________________ CM . . . . Volume XXIV Number 9 . . . . November 3, 2017


Reading, Writing, Playing, Learning: Finding the Sweet Spots in Kindergarten Literacy.

Lori Jamison Rog & Donna-Lynn Galloway.
Markham, ON: Pembroke, 2017.
103 pp., pbk. & PDF, $24.95 (pbk.), $21.95 (PDF).
ISBN 978-1-55138-321-7 (pbk.), ISBN 978-1-55138-922-6 (PDF).

Subject Headings:
Language arts (Early childhood).


Review by Andrea Boyd.

**** /4



While the students are writing, the teacher is buzzing around the room, visiting each student individually to ask what their writing says or what's happening in their pictures, and to offer advice to move the writer along. Lori calls these 'bumblebee conferences.' She 'buzzes' around the room, 'alighting' at individual students' work spaces as needed.

This practical book provides an overview of how to establish and sustain a successful literacy program in a kindergarten classroom. Authors Rog and Galloway provide a snapshot of useful practices that could be beneficial to all kindergarten teachers. The book discusses: oral language development, reading to and by children, shared and guided reading, reading to write and writing to learn, finding the "play" in word play, and celebrating diversity and meeting the needs of all learners.

      Throughout the text, the authors reference an abundance of current research evidence and personal experiences. In addition, Reading, Writing, Playing, Learning includes testimonies and stories from other kindergarten teachers who have endured challenges and successes when endeavoring to apply these practices in their own classrooms. These stories balance the copious research-based information and allow for the reader to foresee potential challenges that may come with applying these practices as well as providing strategies to successfully overcome them. Embedded throughout each chapter are also ideas of original activities and routines, such as "bumblebee conferences". In the final chapter of the book, they also address diversity. Diversity exists culturally, linguistically, and socio-economically. As diversity within schools continues to grow, teachers must recognize the certain implications that this may have on literacy instruction. The authors provide a list of recommended strategies for honouring families from diverse cultural backgrounds and suggestions on how to help our most vulnerable learners.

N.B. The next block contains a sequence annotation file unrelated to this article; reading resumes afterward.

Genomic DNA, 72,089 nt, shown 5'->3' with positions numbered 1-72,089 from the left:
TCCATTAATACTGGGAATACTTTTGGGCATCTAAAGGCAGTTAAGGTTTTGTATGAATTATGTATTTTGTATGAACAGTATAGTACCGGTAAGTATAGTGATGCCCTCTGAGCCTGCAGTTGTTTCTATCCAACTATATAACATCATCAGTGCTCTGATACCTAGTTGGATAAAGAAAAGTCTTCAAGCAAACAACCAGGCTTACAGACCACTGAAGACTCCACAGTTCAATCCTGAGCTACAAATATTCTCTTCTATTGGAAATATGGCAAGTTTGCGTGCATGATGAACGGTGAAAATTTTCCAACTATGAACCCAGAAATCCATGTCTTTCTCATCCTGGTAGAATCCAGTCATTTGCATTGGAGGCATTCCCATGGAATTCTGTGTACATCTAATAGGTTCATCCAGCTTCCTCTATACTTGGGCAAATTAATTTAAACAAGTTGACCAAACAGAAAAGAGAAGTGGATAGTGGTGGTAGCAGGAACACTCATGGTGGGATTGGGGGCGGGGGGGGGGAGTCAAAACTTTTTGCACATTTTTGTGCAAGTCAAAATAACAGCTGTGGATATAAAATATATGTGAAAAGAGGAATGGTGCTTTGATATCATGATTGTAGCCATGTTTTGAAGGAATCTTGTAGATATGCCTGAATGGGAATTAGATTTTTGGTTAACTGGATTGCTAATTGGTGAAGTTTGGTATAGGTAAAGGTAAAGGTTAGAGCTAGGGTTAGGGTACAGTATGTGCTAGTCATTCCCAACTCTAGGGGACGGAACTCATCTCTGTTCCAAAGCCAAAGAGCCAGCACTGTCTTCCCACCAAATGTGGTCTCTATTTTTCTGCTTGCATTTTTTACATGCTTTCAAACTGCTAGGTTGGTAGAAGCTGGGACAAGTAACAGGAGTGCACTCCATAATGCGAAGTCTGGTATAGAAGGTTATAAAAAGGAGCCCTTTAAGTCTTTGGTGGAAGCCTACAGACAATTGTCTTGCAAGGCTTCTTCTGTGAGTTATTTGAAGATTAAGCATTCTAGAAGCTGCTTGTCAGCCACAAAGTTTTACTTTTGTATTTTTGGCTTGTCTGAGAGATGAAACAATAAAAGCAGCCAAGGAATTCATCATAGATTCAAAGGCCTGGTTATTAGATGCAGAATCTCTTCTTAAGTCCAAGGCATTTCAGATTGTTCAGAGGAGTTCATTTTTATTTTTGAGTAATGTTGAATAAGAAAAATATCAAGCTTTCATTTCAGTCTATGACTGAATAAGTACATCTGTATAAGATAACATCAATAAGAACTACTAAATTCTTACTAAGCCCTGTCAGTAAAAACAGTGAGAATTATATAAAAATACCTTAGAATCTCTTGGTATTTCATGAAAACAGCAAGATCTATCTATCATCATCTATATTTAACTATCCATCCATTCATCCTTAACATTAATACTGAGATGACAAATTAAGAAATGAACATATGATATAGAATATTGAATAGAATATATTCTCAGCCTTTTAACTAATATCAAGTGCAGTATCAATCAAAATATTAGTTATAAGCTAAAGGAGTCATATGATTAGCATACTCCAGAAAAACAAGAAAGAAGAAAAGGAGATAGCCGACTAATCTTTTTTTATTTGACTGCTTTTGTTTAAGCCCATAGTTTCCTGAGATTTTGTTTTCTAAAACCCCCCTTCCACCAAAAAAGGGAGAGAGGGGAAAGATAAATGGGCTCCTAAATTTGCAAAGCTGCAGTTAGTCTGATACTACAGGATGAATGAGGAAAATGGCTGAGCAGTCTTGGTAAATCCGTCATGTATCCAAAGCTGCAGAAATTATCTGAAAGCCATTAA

Overall, Rog and Galloway make the case for a balance between reading, writing, playing, and learning. Each of these vital components has its own chapter explaining why it is essential (using research evidence), various ways to reach each child, and approaches for how each can be most effectively incorporated into daily routines without getting stale (often backed up by real-life stories). For example, one chapter focuses on shared and guided writing. In this chapter, the authors refer to whole class and small group lessons, provide ideas of various games that could be played with students, explain how to choose texts for these purposes, and give an example of what one week of shared reading would look like. They make clear not only how to teach guided reading and writing but also how to assess students, how to match texts and readers, and break down how guided reading routines would look for readers at different stages: emergent or early. The thoroughness of each chapter is outstanding.

      It is evident throughout Reading, Writing, Playing, Learning: Finding the Sweet Spots in Kindergarten Literacy that these literacy "sweet spots" involve maximizing student learning while simultaneously making it possible for teachers to reach all children. Much of the research cited in this book comes from well-known names, such as the work of Marie Clay, Reggio Emilio, and the inventors of "Daily 5," Gail Boushey and Joan Moser. This book would be particularly advantageous for beginning kindergarten teachers as it encapsulates a great deal of today's research-based strategies for teaching literacy in a summarized, practical way that makes implementing these various strategies achievable for all. For kindergarten teachers who are already familiar with the knowledge from these researchers, they may find the information repetitive but will likely take away something new to try out or find a new way to improve what they are already doing in their existing classroom in order to reach that literacy "sweet spot". The ideas in Reading, Writing, Playing, Learning make a balanced literacy approach attainable in any kindergarten classroom. At the heart of this outstanding book is the authors' dedication to ensuring that kindergarten classrooms are places where children simultaneously learn, grow, and play. Child-centered learning and teacher-guided instruction are at the core of all recommended practices mentioned in the book.

Highly Recommended.

Andrea Boyd is an early years educator in Winnipeg, MB.

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